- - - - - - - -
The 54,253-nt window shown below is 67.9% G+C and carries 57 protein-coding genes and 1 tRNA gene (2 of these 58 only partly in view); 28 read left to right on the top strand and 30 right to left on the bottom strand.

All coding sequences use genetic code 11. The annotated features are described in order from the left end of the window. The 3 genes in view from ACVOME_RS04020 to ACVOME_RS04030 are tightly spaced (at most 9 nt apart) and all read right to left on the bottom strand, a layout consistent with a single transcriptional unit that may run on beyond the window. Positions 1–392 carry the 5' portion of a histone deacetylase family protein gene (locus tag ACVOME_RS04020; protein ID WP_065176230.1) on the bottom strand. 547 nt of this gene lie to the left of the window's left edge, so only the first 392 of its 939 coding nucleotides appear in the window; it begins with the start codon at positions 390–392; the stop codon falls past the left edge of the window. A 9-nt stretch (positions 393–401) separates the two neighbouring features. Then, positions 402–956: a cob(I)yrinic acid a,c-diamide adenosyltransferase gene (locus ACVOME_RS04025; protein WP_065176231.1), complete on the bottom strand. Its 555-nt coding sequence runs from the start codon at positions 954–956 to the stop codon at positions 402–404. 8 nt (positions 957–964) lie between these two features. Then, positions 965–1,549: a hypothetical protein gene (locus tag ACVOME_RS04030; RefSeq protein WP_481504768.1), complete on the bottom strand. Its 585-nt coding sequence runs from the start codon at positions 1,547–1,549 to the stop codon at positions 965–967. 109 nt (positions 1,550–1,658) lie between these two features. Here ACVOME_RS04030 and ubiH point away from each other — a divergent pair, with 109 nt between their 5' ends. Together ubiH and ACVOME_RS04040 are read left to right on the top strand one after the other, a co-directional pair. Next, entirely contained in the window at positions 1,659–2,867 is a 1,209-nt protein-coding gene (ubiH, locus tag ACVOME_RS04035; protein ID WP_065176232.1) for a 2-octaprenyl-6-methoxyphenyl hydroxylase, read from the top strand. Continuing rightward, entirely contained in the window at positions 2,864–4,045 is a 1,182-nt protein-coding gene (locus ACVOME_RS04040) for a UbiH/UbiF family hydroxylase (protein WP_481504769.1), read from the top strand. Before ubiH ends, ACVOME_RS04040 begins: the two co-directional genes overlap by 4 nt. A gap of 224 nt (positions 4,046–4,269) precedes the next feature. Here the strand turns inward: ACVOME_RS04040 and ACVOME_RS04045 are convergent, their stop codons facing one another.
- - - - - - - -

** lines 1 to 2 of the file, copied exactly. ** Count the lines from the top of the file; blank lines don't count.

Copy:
The 54,253-nt window shown below is 67.9% G+C and carries 57 protein-coding genes and 1 tRNA gene (2 of these 58 only partly in view); 28 read left to right on the top strand and 30 right to left on the bottom strand.

All coding sequences use genetic code 11. The annotated features are described in order from the left end of the window. The 3 genes in view from ACVOME_RS04020 to ACVOME_RS04030 are tightly spaced (at most 9 nt apart) and all read right to left on the bottom strand, a layout consistent with a single transcriptional unit that may run on beyond the window. Positions 1–392 carry the 5' portion of a histone deacetylase family protein gene (locus tag ACVOME_RS04020; protein ID WP_065176230.1) on the bottom strand. 547 nt of this gene lie to the left of the window's left edge, so only the first 392 of its 939 coding nucleotides appear in the window; it begins with the start codon at positions 390–392; the stop codon falls past the left edge of the window. A 9-nt stretch (positions 393–401) separates the two neighbouring features. Then, positions 402–956: a cob(I)yrinic acid a,c-diamide adenosyltransferase gene (locus ACVOME_RS04025; protein WP_065176231.1), complete on the bottom strand. Its 555-nt coding sequence runs from the start codon at positions 954–956 to the stop codon at positions 402–404. 8 nt (positions 957–964) lie between these two features. Then, positions 965–1,549: a hypothetical protein gene (locus tag ACVOME_RS04030; RefSeq protein WP_481504768.1), complete on the bottom strand. Its 585-nt coding sequence runs from the start codon at positions 1,547–1,549 to the stop codon at positions 965–967. 109 nt (positions 1,550–1,658) lie between these two features. Here ACVOME_RS04030 and ubiH point away from each other — a divergent pair, with 109 nt between their 5' ends. Together ubiH and ACVOME_RS04040 are read left to right on the top strand one after the other, a co-directional pair. Next, entirely contained in the window at positions 1,659–2,867 is a 1,209-nt protein-coding gene (ubiH, locus tag ACVOME_RS04035; protein ID WP_065176232.1) for a 2-octaprenyl-6-methoxyphenyl hydroxylase, read from the top strand. Continuing rightward, entirely contained in the window at positions 2,864–4,045 is a 1,182-nt protein-coding gene (locus ACVOME_RS04040) for a UbiH/UbiF family hydroxylase (protein WP_481504769.1), read from the top strand. Before ubiH ends, ACVOME_RS04040 begins: the two co-directional genes overlap by 4 nt. A gap of 224 nt (positions 4,046–4,269) precedes the next feature. Here the strand turns inward: ACVOME_RS04040 and ACVOME_RS04045 are convergent, their stop codons facing one another.